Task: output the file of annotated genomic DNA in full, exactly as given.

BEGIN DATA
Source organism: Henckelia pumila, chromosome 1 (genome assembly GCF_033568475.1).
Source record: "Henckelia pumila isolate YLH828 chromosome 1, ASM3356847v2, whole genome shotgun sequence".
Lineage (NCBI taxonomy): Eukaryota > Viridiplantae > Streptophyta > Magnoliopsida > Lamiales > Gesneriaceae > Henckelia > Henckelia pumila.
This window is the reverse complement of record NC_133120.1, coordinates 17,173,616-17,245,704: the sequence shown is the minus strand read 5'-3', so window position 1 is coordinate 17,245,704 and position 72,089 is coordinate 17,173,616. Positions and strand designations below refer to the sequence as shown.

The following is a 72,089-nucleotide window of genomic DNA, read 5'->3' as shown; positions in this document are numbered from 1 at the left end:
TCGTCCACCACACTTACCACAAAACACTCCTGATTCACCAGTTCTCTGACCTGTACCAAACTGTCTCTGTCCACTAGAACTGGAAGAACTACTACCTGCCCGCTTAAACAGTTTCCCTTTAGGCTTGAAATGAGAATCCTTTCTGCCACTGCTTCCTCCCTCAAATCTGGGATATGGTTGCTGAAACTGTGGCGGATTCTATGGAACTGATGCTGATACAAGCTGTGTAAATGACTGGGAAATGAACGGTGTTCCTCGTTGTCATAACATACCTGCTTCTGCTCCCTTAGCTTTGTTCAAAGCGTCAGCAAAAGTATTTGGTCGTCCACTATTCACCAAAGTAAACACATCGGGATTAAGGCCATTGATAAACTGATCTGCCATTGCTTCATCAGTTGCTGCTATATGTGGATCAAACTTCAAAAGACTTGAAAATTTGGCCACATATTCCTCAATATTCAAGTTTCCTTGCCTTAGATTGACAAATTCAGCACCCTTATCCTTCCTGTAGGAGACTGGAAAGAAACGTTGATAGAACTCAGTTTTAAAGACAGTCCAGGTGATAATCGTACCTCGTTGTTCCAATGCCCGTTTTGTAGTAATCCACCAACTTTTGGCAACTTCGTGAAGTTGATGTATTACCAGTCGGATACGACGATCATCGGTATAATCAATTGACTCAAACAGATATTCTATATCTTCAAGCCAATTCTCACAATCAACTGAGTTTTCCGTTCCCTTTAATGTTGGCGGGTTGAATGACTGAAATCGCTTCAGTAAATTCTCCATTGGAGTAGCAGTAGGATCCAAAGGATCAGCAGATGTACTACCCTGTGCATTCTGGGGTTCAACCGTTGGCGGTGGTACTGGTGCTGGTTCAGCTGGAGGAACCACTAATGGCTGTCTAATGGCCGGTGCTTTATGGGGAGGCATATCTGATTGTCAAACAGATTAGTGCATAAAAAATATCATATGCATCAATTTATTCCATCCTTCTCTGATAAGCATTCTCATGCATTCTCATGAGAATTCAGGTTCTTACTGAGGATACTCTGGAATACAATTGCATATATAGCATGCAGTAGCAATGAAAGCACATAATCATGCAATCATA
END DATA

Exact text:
Source organism: Henckelia pumila, chromosome 1 (genome assembly GCF_033568475.1).
Source record: "Henckelia pumila isolate YLH828 chromosome 1, ASM3356847v2, whole genome shotgun sequence".
Lineage (NCBI taxonomy): Eukaryota > Viridiplantae > Streptophyta > Magnoliopsida > Lamiales > Gesneriaceae > Henckelia > Henckelia pumila.
This window is the reverse complement of record NC_133120.1, coordinates 17,173,616-17,245,704: the sequence shown is the minus strand read 5'-3', so window position 1 is coordinate 17,245,704 and position 72,089 is coordinate 17,173,616. Positions and strand designations below refer to the sequence as shown.

The following is a 72,089-nucleotide window of genomic DNA, read 5'->3' as shown; positions in this document are numbered from 1 at the left end:
TCGTCCACCACACTTACCACAAAACACTCCTGATTCACCAGTTCTCTGACCTGTACCAAACTGTCTCTGTCCACTAGAACTGGAAGAACTACTACCTGCCCGCTTAAACAGTTTCCCTTTAGGCTTGAAATGAGAATCCTTTCTGCCACTGCTTCCTCCCTCAAATCTGGGATATGGTTGCTGAAACTGTGGCGGATTCTATGGAACTGATGCTGATACAAGCTGTGTAAATGACTGGGAAATGAACGGTGTTCCTCGTTGTCATAACATACCTGCTTCTGCTCCCTTAGCTTTGTTCAAAGCGTCAGCAAAAGTATTTGGTCGTCCACTATTCACCAAAGTAAACACATCGGGATTAAGGCCATTGATAAACTGATCTGCCATTGCTTCATCAGTTGCTGCTATATGTGGATCAAACTTCAAAAGACTTGAAAATTTGGCCACATATTCCTCAATATTCAAGTTTCCTTGCCTTAGATTGACAAATTCAGCACCCTTATCCTTCCTGTAGGAGACTGGAAAGAAACGTTGATAGAACTCAGTTTTAAAGACAGTCCAGGTGATAATCGTACCTCGTTGTTCCAATGCCCGTTTTGTAGTAATCCACCAACTTTTGGCAACTTCGTGAAGTTGATGTATTACCAGTCGGATACGACGATCATCGGTATAATCAATTGACTCAAACAGATATTCTATATCTTCAAGCCAATTCTCACAATCAACTGAGTTTTCCGTTCCCTTTAATGTTGGCGGGTTGAATGACTGAAATCGCTTCAGTAAATTCTCCATTGGAGTAGCAGTAGGATCCAAAGGATCAGCAGATGTACTACCCTGTGCATTCTGGGGTTCAACCGTTGGCGGTGGTACTGGTGCTGGTTCAGCTGGAGGAACCACTAATGGCTGTCTAATGGCCGGTGCTTTATGGGGAGGCATATCTGATTGTCAAACAGATTAGTGCATAAAAAATATCATATGCATCAATTTATTCCATCCTTCTCTGATAAGCATTCTCATGCATTCTCATGAGAATTCAGGTTCTTACTGAGGATACTCTGGAATACAATTGCATATATAGCATGCAGTAGCAATGAAAGCACATAATCATGCAATCATA